Together these results show that during oocyte maturation Orai1 is internalized into an intracellular early endosomal compartment yet retains the ability to translocate back to the cell membrane although with much reduced efficiency. STIM1 loses its ability to translocate to the cortical ER domain following store depletion in MII eggs. However, STIM1 retains the capacity to form clusters in MII eggs. As is the case in Xenopus oocytes, STIM1 mobility on SDS-PAGE was shown to shift in MII mouse eggs strongly arguing that it is phosphorylated (Gómez-Fernández et al., 2009). The subcellular distribution of STIM1 and Orai1 before and after store depletion in MII eggs is consistent with the greatly reduced SOCE detected functionally (Fig. 1).

Role of Orai3?

Another formal possibility that we investigated in terms of the residual SOCE recorded in MII eggs is an Orai isoform switch during oocyte maturation. Mammalian genomes encode three Orai isoforms that are differentially expressed. The role of Orai2 is not clear, but Orai3 has been implicated in the arachidonic acid channel (ARC) (Mignen et al., 2008; Thompson et al., 2010) and during the progression of breast cancer (Faouzi et al., 2011; Motiani et al., 2010). In fact Orai3 seems to be the predominant Orai in estrogen positive breast cancer cells, whereas Orai1 assumes this function in other breast cancers (Motiani et al., 2010). Given this precedent we wondered whether a similar isoform switch occurs during oocyte maturation where Orai3 becomes the SOCE channel in the mature MII egg. Staining for endogenous Orai3 shows that it is expressed in both the GV and MII stages of maturation, and that unlike Orai1 its membrane residence is not modulated during oocyte maturation, as it remains enriched at the cell membrane in MII eggs (Fig. 4A).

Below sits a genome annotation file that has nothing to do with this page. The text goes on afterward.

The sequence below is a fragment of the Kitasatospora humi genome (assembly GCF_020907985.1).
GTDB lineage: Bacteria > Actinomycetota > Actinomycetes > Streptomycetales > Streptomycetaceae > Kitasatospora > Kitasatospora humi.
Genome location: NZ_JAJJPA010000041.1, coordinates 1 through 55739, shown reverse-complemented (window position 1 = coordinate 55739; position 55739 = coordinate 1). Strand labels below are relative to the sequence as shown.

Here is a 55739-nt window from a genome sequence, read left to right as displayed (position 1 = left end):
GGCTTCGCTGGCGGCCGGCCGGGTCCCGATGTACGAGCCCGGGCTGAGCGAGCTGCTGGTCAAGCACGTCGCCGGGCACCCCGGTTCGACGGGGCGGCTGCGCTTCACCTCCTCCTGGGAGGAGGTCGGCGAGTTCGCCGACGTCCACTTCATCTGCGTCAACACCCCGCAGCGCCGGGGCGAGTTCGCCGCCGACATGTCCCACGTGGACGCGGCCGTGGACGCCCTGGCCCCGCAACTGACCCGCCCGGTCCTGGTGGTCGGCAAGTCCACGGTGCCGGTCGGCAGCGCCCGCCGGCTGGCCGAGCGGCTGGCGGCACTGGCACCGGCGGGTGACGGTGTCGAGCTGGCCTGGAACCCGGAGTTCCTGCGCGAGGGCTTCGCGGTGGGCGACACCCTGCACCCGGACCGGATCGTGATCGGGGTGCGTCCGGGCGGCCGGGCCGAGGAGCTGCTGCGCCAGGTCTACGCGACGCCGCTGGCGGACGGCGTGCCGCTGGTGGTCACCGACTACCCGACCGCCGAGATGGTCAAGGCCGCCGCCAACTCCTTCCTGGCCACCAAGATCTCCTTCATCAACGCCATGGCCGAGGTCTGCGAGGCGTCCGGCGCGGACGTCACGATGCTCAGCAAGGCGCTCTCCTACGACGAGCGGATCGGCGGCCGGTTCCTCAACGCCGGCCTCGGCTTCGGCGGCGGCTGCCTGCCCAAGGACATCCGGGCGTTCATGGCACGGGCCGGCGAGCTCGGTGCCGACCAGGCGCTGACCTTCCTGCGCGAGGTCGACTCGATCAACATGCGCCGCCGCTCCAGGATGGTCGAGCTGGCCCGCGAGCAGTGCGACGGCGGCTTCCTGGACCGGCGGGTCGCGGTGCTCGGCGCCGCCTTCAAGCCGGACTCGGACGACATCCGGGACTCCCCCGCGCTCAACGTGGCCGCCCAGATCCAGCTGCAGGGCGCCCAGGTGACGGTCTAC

Fig. 4.

Orai3 modulation during oocyte maturation. (A) GV oocytes (n = 11) and MII eggs (n = 13) were fixed and labeled with an anti-Orai3 antibody. Brightfield images are also shown. (B) GV oocytes (n = 7) and MII eggs (n = 6) were treated with thapsigargin in Ca2+-free medium followed by addition of external Ca2+ in order to measure SOCE. Immediately following Ca2+ addition, 2-APB (50 µM) was added to the medium. (C) Ca2+ influx in response to sequential 2-APB addition (20 and 50 µM) in Ca2+-containing medium in GV (n = 5) and MII (n = 8) cells.

Fig. 4.

Orai3 modulation during oocyte maturation. (A) GV oocytes (n = 11) and MII eggs (n = 13) were fixed and labeled with an anti-Orai3 antibody. Brightfield images are also shown. (B) GV oocytes (n = 7) and MII eggs (n = 6) were treated with thapsigargin in Ca2+-free medium followed by addition of external Ca2+ in order to measure SOCE. Immediately following Ca2+ addition, 2-APB (50 µM) was added to the medium. (C) Ca2+ influx in response to sequential 2-APB addition (20 and 50 µM) in Ca2+-containing medium in GV (n = 5) and MII (n = 8) cells.

To determine whether Orai3 is functional in both cell types we used 2-APB, which has been shown to directly open Orai3 channels independent of store depletion (DeHaven et al., 2008; Peinelt et al., 2008; Zhang et al., 2008). We therefore tested the effect of 2-APB on Ca2+ influx in GV and MII cells with (Fig. 4B) or without (Fig. 4C) store depletion. In both cases 2-APB potentiates Ca2+ influx confirming the membrane residence and functionality of Orai3 in GV and MII cells.